Since the initial fitting and subsequent implementation of these earplugs, we have seen a 100% reduction in employee Standard Threshold Shift’s (STS’s) during our annual hearing surveys, and fully expect this trend to continue in the future.

The CPE team provided all of the resources needed to fit all of our employees and future hired employees. Employees simply are fitted, and within three weeks their new dB Blockers arrive and are immediately utilized by the employee(s) while working in our production areas, where the average noise level is 92 dB’s.

Without hesitation, I recommend Custom Protect Ear, their team, and the dB Blocker earplugs as a valuable part of your hearing conservation program.”

Sincerely,

Safety & Environmental Manager
Company Confidential.

Learn why more companies are choosing dB Blockers.


SOURCE

OHSA POCKET GUIDE: https://www.osha.gov/Publications/3498noise-in-construction-pocket-guide.pdf

*attenuation

To make slender, fine, or small: The drought attenuated the river to a narrow channel. To reduce in force, value, amount, or degree; weaken: Medicine attenuated the fever’s effect.
Electronics To reduce (the amplitude of an electrical signal) with little or no distortion.

Improve your hearing naturally with these 5 tips

February 28, 2018

Improve your hearing naturally with these 5 tips

Do you find yourself saying “Sorry, can you repeat that” more often? Don’t worry, you’re not alone. In fact, 25 percent of people aged 55 to 65 have some level of hearing loss and this number doubles for those over the age of 65.

Hearing loss can be caused by numerous factors including injury, continuous exposure to loud noises, and simply aging. But just because you’re getting older doesn’t mean you have to accept the inevitability of hearing loss. If you’re looking for quick ways to start hearing better right now, try some of these tips.

5 TIPS TO START HEARING BETTER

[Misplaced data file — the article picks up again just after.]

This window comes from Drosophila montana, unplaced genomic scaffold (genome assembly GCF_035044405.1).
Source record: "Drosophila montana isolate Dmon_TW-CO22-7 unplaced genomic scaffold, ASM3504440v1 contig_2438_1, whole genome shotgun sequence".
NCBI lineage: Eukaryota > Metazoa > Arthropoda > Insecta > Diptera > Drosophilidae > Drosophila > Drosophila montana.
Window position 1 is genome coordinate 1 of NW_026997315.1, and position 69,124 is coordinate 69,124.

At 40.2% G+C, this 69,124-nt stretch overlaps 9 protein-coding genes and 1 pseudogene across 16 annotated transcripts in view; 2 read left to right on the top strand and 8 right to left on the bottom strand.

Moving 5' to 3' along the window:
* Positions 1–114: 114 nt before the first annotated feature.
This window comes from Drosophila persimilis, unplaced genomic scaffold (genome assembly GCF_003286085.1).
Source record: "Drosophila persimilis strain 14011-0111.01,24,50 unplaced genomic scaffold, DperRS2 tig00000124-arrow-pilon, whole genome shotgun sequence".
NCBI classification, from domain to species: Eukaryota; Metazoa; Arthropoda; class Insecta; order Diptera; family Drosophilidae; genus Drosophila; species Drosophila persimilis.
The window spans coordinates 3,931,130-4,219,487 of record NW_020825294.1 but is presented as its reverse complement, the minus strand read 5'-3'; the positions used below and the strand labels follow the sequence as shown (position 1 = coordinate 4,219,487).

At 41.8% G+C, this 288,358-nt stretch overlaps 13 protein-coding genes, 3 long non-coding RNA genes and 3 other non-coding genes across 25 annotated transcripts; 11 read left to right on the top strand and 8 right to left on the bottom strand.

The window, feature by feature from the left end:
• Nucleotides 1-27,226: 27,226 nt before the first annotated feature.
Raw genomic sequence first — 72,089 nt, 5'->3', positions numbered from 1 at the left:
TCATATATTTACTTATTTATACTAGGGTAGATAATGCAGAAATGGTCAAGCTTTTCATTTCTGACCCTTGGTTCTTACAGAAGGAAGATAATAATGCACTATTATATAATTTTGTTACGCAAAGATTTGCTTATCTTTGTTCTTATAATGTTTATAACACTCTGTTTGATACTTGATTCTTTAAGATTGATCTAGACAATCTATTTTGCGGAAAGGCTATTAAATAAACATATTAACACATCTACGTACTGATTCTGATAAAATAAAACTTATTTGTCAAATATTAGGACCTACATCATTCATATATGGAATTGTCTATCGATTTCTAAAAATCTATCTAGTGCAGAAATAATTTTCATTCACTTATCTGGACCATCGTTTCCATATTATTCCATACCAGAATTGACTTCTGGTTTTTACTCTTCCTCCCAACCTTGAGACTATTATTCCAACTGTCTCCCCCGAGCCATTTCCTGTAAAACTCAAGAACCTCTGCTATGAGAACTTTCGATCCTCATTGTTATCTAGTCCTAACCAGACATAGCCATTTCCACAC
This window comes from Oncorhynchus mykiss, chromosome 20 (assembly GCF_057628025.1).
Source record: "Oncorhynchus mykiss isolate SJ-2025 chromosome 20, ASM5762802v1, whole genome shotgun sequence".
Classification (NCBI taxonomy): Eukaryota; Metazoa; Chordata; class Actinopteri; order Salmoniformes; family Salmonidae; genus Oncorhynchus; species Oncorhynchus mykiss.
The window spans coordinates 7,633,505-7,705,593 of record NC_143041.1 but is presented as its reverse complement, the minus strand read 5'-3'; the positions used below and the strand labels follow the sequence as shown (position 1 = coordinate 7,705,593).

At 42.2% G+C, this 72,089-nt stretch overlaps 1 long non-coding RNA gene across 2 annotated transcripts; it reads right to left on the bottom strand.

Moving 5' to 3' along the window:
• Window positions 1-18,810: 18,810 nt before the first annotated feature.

Protect your ears from sound

Even if you can’t go back in time to lower the volume on your radio and TV, or avoid those really loud concerts, you can take the time now to preserve the hearing you have left. Silence is golden, or at least that’s how the saying goes, and it does hold true for your ears.

Avoid noisy areas when possible or invest in earplugs or headphones, which can cancel out the sound of those pounding noises. In fact, if you’re unsure whether an environment is too noisy, there is now an app for that! The app is called dB Volume Meter and it will indicate when the noises get too loud.

Get better earphones

Hearing Loss

If you use earphones regularly and they aren’t proper, they could be causing you harm. If you don’t have noise-canceling earphones, you could be cranking up the volume to compensate, but you should never listen to music through earphones more than 60 percent volume level unless you’re asking for hearing loss.

Find earphones or headsets that wrap around your ears, so they not only fit better but make it less likely that you hear the sounds around you. If you are looking for an even secure – custom fitting earphone, look at custom molded hearing protection which has the capability of also being a headset. Learn More… 

Ask about the dB Life Allsport!

All Sport

Try cupping your ear

It may look silly, but making a cup shape with your hand around your ear and pushing your ear ap forward can increase hearing by up to 10 decibels. For some, the trick is to press the ear against the skull. It depends on your anatomy. Try either option and
see which works best for you.

Pay attention to medication side effects

Believe it or not, the medication aimed at making you feel better could be robbing you of your hearing. Pay close attention to side effects of medications because hearing loss may very well be one of them.

If you’re concerned about medication stealing your hearing, speak to your doctor about alternatives.

Take out the wax

Sometimes, hearing loss is simply caused by a buildup of wax and the easiest solution is to remove it. But this does not mean you can go ahead and jab a cotton swab in it – this can lead to further damage. If you have wax buildup, put a few drops of hydrogen peroxide or olive oil in your ears for a few nights, and the wax will soften and come out easily. If ear-wax is a real problem for you, speak to your doctor about wax removal and prevention methods.